“’Tis the truth, Tavis. I have loved you for years, even before you married Saraid. . . .” She gasped and clamped her hands over her mouth, though too late to avoid mentioning the one name about whom he would never speak.
“You do not know what you are saying, Ciara. Marriage is not possible between us for many reasons,” he said without meeting her gaze now. He turned and faced the hearth, his body tense and his voice hollow. “I have told you—I will not marry again.”
“But I will be a good wife to you, Tavis,” she pleaded, unable to stop the words now that she’d begun. “My parents like you and know you and I would not have to leave Lairig Dubh.”
Silence stood between them as she waited for him to see the wisdom in her plan, even if he could not see the love in her heart. Then, he faced her and the expression in his eyes was bleaker than she’d ever seen. She shuddered at the profound sadness and knew her cause was lost.
“You have been raised to make some man a wonderful wife, Ciara, but that man is not me. I have nothing to offer you that you do not already have more or better of—I cannot read or write, I have no fortune or blood ties to match yours. Your parents may know me and like me, but the laird intends a marriage for you that will bind clans together and your fortune is meant to add to your husband’s wealth. I am simply a soldier in service to his laird and not high-enough in standing to ever gain a bride such as you.”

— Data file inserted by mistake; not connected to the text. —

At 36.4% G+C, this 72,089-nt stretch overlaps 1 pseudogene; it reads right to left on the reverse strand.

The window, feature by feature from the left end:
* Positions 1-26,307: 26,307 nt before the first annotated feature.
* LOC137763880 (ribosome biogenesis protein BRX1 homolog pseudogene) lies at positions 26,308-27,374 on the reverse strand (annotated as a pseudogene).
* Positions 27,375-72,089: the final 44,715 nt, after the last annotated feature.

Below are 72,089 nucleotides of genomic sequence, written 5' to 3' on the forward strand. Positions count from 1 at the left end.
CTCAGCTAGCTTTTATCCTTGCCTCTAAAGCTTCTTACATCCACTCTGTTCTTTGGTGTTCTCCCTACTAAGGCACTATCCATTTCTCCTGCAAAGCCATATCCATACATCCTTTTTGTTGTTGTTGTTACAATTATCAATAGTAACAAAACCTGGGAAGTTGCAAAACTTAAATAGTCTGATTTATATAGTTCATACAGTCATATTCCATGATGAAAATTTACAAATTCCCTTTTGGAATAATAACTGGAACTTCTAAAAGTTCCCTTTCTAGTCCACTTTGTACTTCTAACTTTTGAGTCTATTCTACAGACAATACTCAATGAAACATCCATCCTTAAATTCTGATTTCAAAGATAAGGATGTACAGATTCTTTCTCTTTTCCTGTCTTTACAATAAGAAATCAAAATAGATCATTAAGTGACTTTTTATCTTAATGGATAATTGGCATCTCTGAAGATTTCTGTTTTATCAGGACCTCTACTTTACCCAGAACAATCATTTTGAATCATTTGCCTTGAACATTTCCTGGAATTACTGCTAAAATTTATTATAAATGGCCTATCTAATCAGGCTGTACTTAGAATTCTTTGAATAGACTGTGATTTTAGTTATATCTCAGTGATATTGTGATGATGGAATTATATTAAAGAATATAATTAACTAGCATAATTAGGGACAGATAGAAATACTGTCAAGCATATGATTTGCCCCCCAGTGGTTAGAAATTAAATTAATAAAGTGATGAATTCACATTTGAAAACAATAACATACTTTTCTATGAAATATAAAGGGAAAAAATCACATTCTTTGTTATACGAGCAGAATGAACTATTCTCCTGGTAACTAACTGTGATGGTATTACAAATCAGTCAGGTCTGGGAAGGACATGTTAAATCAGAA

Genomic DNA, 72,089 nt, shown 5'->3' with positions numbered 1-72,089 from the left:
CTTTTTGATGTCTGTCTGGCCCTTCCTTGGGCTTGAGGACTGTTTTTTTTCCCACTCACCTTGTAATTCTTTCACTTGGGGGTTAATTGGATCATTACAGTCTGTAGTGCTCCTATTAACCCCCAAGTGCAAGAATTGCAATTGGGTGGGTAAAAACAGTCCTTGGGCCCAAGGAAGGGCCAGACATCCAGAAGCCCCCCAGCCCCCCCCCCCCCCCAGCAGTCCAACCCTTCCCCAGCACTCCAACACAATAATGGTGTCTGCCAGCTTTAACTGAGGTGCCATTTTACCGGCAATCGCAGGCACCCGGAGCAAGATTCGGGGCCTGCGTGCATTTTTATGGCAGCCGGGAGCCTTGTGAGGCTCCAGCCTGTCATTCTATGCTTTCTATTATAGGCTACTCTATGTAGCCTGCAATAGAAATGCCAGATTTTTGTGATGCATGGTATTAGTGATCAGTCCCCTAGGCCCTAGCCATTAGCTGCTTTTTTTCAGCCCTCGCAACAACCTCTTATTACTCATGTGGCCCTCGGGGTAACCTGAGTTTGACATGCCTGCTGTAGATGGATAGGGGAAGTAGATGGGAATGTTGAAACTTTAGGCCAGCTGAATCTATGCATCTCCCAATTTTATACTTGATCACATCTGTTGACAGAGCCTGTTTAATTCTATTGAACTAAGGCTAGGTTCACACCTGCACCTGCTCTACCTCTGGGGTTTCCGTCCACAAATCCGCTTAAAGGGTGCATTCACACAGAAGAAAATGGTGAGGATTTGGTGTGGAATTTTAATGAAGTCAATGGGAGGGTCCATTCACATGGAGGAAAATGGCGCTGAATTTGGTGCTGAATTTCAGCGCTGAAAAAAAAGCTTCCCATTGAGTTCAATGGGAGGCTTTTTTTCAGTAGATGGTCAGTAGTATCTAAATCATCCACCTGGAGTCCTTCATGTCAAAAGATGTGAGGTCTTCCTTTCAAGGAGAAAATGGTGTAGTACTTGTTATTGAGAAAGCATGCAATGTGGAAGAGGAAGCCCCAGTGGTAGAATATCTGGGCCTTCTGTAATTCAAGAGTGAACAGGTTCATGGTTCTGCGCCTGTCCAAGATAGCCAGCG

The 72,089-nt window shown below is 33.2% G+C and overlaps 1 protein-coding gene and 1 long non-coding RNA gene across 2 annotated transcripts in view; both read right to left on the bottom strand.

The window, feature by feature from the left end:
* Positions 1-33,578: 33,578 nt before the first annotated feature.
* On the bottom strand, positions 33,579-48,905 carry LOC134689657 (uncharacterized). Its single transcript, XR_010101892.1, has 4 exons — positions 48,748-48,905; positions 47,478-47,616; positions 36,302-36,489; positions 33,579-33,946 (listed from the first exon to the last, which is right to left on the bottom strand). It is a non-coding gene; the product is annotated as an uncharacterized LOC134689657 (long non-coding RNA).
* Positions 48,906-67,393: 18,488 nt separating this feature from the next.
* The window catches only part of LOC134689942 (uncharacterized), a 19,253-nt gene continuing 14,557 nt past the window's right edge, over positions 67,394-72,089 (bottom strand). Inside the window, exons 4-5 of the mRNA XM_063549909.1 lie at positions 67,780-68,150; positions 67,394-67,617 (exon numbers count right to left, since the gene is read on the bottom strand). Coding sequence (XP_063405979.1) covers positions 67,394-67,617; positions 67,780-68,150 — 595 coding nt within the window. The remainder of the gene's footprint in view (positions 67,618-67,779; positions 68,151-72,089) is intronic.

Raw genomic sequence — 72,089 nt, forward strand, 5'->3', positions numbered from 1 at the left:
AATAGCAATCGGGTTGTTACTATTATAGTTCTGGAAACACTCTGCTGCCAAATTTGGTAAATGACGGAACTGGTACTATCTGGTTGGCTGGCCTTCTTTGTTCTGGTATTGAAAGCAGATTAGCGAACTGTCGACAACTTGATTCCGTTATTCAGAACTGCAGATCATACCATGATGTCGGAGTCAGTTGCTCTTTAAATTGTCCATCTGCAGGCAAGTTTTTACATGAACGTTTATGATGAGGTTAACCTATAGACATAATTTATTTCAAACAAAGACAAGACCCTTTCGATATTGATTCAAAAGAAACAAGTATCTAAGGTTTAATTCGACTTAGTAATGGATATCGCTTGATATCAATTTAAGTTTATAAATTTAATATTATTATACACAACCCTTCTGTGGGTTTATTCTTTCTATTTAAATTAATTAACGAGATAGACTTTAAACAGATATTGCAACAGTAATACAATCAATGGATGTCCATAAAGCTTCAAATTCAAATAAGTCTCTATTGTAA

He shook his head once more at her and her tears rained down. The final blow was about to fall and she could see it coming her way.
“And, I cannot love you, lass. My heart was given once and I have nothing to offer you now.”
“But, Tavis,” she began to argue. She had enough love for him that it would be enough. “I have loved. . . .”
“Stop!” he shouted. “Do not say such things.” He paced around the cottage making it feel so much smaller than just moments before. “You were a child when you decided you loved me and you must grow up now, Ciara. I simply paid heed to a small child on a journey, befriending her as she grew up. That is all that is between us. You must put aside such childish notions now for there can be nothing more.”
The pain could not have hurt more if he’d used a real blade instead of his words to strike at her. But that pain made her realize how foolish her words and her actions had been this night. He did not want her. He did not love her.
He would not marry her.
She’d waited for him, waited for his pain over losing Saraid to ease, and waited for him to accept her as an adult, but it was clear he never would. Though foolish, she was not daft, so Ciara used the edge of her cloak to dry her eyes and wipe away the worst of the tears. Humiliated for having so misjudged his feelings and her plan, she stood then and walked to his door. She had to get away from here as quickly as possible. Lifting the latch, she stumbled out into the cooler air, trying to catch her breath, as the tears streamed freely down her face now.